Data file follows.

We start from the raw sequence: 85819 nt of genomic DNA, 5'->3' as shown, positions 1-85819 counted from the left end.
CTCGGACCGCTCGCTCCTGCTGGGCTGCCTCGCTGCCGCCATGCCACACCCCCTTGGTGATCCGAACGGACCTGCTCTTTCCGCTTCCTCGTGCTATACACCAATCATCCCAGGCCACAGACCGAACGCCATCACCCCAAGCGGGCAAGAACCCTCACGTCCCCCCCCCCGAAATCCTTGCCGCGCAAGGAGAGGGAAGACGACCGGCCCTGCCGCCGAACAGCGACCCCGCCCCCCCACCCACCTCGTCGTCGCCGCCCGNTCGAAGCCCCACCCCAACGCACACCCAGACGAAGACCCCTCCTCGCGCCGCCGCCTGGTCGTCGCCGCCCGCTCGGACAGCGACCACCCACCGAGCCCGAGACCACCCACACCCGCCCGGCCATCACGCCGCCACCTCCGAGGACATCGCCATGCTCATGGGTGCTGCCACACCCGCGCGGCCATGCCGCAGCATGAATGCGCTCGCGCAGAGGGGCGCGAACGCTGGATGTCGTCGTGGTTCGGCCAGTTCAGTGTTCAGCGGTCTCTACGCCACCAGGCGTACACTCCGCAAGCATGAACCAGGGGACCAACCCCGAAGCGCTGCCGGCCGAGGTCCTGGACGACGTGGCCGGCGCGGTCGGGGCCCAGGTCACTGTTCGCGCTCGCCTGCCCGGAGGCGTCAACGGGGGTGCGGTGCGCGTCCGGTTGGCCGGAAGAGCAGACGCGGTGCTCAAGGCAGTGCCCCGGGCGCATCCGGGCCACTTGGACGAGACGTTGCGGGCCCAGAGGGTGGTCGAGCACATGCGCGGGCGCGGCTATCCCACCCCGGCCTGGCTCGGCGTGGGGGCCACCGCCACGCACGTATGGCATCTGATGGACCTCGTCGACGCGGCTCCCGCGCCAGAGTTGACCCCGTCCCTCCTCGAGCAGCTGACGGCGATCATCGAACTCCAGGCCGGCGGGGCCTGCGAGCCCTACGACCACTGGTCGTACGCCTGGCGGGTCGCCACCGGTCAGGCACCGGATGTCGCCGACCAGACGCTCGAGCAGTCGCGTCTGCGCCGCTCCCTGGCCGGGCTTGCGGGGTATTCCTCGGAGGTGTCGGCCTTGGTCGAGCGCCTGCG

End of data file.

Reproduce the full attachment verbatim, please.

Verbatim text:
We start from the raw sequence: 85819 nt of genomic DNA, 5'->3' as shown, positions 1-85819 counted from the left end.
CTCGGACCGCTCGCTCCTGCTGGGCTGCCTCGCTGCCGCCATGCCACACCCCCTTGGTGATCCGAACGGACCTGCTCTTTCCGCTTCCTCGTGCTATACACCAATCATCCCAGGCCACAGACCGAACGCCATCACCCCAAGCGGGCAAGAACCCTCACGTCCCCCCCCCCGAAATCCTTGCCGCGCAAGGAGAGGGAAGACGACCGGCCCTGCCGCCGAACAGCGACCCCGCCCCCCCACCCACCTCGTCGTCGCCGCCCGNTCGAAGCCCCACCCCAACGCACACCCAGACGAAGACCCCTCCTCGCGCCGCCGCCTGGTCGTCGCCGCCCGCTCGGACAGCGACCACCCACCGAGCCCGAGACCACCCACACCCGCCCGGCCATCACGCCGCCACCTCCGAGGACATCGCCATGCTCATGGGTGCTGCCACACCCGCGCGGCCATGCCGCAGCATGAATGCGCTCGCGCAGAGGGGCGCGAACGCTGGATGTCGTCGTGGTTCGGCCAGTTCAGTGTTCAGCGGTCTCTACGCCACCAGGCGTACACTCCGCAAGCATGAACCAGGGGACCAACCCCGAAGCGCTGCCGGCCGAGGTCCTGGACGACGTGGCCGGCGCGGTCGGGGCCCAGGTCACTGTTCGCGCTCGCCTGCCCGGAGGCGTCAACGGGGGTGCGGTGCGCGTCCGGTTGGCCGGAAGAGCAGACGCGGTGCTCAAGGCAGTGCCCCGGGCGCATCCGGGCCACTTGGACGAGACGTTGCGGGCCCAGAGGGTGGTCGAGCACATGCGCGGGCGCGGCTATCCCACCCCGGCCTGGCTCGGCGTGGGGGCCACCGCCACGCACGTATGGCATCTGATGGACCTCGTCGACGCGGCTCCCGCGCCAGAGTTGACCCCGTCCCTCCTCGAGCAGCTGACGGCGATCATCGAACTCCAGGCCGGCGGGGCCTGCGAGCCCTACGACCACTGGTCGTACGCCTGGCGGGTCGCCACCGGTCAGGCACCGGATGTCGCCGACCAGACGCTCGAGCAGTCGCGTCTGCGCCGCTCCCTGGCCGGGCTTGCGGGGTATTCCTCGGAGGTGTCGGCCTTGGTCGAGCGCCTGCG